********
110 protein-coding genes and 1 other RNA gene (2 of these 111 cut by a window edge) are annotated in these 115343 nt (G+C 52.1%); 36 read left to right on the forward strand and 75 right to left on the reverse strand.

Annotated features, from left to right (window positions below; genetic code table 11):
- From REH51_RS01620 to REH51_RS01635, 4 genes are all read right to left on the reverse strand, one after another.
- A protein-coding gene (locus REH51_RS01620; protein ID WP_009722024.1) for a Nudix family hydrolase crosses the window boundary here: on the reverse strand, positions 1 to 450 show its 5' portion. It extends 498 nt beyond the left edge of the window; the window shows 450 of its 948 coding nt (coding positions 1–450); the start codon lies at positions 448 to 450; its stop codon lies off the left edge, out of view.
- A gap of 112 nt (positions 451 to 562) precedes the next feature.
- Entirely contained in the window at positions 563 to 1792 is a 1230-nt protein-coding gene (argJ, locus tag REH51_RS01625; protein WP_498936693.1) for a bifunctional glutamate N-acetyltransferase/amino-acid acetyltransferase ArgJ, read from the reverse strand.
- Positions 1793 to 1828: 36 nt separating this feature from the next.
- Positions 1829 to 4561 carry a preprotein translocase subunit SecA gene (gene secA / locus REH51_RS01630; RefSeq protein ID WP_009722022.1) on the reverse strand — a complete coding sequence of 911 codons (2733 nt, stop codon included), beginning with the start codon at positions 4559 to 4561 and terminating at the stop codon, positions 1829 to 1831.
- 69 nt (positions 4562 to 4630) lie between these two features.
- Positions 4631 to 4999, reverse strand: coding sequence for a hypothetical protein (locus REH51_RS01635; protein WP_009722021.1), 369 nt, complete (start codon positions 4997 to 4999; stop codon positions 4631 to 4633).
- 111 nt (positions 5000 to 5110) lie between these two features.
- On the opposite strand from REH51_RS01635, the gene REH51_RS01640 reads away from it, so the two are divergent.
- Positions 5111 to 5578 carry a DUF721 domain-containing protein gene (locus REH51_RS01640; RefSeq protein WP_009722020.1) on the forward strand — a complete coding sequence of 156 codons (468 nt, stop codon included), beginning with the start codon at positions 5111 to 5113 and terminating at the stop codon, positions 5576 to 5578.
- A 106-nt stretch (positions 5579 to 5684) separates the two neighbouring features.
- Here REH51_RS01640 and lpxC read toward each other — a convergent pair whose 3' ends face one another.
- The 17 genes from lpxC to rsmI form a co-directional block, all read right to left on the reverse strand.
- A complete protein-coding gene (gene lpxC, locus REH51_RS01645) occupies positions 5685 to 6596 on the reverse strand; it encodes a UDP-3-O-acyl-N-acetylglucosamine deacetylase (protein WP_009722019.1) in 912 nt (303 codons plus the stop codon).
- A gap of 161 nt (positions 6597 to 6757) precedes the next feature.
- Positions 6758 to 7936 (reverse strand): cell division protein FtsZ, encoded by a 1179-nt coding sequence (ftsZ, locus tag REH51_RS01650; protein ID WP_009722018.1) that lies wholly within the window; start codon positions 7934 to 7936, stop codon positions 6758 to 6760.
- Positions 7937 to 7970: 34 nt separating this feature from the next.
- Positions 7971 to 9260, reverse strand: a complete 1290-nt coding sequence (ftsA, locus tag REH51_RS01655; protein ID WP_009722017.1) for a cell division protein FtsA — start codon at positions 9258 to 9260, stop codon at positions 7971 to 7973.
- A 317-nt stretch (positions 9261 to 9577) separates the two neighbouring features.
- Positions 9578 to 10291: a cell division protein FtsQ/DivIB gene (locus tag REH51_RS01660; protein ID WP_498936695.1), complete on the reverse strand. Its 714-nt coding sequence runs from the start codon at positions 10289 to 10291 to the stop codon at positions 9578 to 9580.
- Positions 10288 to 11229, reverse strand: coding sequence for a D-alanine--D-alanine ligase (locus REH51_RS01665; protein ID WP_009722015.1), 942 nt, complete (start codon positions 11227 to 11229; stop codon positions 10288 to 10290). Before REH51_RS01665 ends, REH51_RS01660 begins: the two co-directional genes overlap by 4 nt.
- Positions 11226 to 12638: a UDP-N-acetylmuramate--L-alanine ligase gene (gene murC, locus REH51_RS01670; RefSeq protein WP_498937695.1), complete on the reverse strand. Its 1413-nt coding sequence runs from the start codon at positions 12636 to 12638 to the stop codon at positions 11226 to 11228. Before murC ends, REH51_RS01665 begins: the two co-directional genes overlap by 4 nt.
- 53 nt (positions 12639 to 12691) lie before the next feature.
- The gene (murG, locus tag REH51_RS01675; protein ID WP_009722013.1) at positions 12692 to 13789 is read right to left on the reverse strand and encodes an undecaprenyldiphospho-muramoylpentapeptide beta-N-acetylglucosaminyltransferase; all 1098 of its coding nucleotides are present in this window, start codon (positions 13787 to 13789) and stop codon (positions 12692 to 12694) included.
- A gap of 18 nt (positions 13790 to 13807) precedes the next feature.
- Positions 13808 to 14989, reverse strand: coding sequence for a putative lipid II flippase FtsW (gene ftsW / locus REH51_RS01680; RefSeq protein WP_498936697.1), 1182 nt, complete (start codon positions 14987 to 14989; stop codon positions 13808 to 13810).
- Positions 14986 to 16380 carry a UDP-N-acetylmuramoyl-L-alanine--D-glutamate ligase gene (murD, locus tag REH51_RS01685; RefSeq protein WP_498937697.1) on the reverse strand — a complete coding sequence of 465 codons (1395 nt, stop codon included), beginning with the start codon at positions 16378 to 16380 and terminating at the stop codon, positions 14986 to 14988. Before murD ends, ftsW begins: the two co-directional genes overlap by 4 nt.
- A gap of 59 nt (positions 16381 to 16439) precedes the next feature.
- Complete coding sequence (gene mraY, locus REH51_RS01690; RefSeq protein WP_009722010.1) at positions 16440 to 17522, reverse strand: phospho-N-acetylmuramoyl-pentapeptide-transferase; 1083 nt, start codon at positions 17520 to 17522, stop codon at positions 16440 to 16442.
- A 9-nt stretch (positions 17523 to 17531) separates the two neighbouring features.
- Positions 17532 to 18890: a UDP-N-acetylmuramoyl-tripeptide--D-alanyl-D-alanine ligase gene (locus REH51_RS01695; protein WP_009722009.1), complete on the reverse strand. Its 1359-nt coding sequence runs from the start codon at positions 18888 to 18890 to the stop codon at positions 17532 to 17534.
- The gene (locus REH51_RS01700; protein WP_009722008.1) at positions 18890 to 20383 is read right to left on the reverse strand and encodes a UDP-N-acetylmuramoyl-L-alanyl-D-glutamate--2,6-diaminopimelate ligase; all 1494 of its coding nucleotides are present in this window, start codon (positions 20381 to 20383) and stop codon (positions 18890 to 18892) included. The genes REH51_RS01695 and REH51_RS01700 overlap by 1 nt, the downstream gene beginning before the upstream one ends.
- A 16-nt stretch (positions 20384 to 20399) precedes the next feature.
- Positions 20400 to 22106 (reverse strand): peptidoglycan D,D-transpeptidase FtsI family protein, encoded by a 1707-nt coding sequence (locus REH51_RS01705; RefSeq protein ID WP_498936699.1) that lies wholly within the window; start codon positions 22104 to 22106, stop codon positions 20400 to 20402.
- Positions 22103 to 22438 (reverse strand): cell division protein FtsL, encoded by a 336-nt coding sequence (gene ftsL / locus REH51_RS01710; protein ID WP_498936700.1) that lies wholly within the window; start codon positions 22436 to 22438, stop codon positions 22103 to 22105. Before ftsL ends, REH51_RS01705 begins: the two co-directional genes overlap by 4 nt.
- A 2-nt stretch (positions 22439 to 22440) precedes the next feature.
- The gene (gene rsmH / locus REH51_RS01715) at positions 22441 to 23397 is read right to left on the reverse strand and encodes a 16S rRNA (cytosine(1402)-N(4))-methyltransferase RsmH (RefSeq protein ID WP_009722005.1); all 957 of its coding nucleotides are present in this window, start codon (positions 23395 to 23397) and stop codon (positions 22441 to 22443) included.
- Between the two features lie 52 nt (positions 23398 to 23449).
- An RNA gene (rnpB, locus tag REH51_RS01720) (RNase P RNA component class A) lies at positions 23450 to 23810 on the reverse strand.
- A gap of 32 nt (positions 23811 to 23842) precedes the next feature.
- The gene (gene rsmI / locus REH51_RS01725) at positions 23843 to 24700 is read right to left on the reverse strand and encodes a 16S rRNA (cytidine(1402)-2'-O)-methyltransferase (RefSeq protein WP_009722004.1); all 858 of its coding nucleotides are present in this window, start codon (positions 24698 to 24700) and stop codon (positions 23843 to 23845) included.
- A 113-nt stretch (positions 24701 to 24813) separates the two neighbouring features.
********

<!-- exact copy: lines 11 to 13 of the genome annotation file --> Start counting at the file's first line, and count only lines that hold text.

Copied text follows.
- 111 nt (positions 5000 to 5110) lie between these two features.
- On the opposite strand from REH51_RS01635, the gene REH51_RS01640 reads away from it, so the two are divergent.
- Positions 5111 to 5578 carry a DUF721 domain-containing protein gene (locus REH51_RS01640; RefSeq protein WP_009722020.1) on the forward strand — a complete coding sequence of 156 codons (468 nt, stop codon included), beginning with the start codon at positions 5111 to 5113 and terminating at the stop codon, positions 5576 to 5578.